A side shot of the case. The little door in upper side of the case was so you could reach in and set adjust the gears when the clock was functional.
  19. From the album: Yugoslavian Clock Jewelry Case

    The back of the case is also black velvet. I saved the original clock makers mark (tag) and re-applied it to the back of the case, you can see the slender silver tag at the upper third of the case against the back. Pretty cool I thought.
  20. From the album: Yugoslavian Clock Jewelry Case

    The drawers are outfitted with home made ring slots. I cut a piece of poplar to size, then grooved it, then applied some black velvet material.
  21. From the album: Yugoslavian Clock Jewelry Case

    The hangers for the necklaces are antique cut nails, nothing fancy, I just pre-drilled and set the nails in place with a dab of epoxy. I thought it was a nice idea, and simple. I like simple.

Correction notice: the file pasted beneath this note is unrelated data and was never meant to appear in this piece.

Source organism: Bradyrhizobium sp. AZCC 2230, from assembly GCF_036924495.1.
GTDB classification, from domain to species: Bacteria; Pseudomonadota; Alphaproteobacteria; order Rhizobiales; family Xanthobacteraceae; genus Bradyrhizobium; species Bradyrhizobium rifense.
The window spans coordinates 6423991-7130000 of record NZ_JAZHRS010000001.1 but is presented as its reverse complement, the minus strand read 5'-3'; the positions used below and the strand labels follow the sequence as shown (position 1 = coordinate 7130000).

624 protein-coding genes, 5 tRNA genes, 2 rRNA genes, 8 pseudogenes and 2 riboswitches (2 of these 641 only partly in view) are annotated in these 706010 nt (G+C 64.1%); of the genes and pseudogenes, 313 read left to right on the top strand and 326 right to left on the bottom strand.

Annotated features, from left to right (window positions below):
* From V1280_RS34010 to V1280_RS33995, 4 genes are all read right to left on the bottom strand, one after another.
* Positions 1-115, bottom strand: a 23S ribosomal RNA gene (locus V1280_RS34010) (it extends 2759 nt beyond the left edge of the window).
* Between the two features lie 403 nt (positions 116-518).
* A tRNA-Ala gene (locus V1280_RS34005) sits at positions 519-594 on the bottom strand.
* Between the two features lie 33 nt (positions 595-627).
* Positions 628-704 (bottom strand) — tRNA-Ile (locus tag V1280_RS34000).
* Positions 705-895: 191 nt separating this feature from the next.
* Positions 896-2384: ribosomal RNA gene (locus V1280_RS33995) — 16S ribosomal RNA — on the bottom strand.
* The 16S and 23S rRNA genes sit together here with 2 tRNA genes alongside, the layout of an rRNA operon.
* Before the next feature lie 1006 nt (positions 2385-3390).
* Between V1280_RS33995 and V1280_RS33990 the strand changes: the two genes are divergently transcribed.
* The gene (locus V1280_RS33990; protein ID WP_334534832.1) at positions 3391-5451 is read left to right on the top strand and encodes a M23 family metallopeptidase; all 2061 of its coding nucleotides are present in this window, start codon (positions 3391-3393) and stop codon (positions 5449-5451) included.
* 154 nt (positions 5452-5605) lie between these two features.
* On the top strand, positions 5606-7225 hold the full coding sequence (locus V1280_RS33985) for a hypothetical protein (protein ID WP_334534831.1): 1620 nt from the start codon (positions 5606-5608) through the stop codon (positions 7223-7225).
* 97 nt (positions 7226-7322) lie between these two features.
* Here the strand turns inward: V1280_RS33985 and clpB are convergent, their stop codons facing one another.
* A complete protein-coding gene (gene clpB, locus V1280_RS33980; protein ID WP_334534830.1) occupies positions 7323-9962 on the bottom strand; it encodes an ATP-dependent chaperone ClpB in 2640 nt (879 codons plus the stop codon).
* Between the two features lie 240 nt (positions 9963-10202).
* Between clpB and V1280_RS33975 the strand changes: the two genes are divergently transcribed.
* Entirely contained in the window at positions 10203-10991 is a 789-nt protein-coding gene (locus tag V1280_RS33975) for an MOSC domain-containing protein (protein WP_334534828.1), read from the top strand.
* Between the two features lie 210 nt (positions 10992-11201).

22. From the album: Yugoslavian Clock Jewelry Case

    Case finished, with components in place, and the bezel glass is installed back home in the door.
  23. From the album: Yugoslavian Clock Jewelry Case

    The case finished. Before I built in the components I simply used #0000 steel wool on the entire piece, then rub it out with a mix of 1 part BLO, 1 part varnish, and 1 part mineral spirits. The natural patina was restored beautifully with just that process alone, I then waxed the case. I then proceeded to install the components I made for the inside of the case.
  24. From the album: Yugoslavian Clock Jewelry Case

    The case pre break down. I removed the door, and I also removed the chimes inside.
  25. From the album: Yugoslavian Clock Jewelry Case

    I took the case completely apart since it was pretty loose at the joints, and just rickety all around.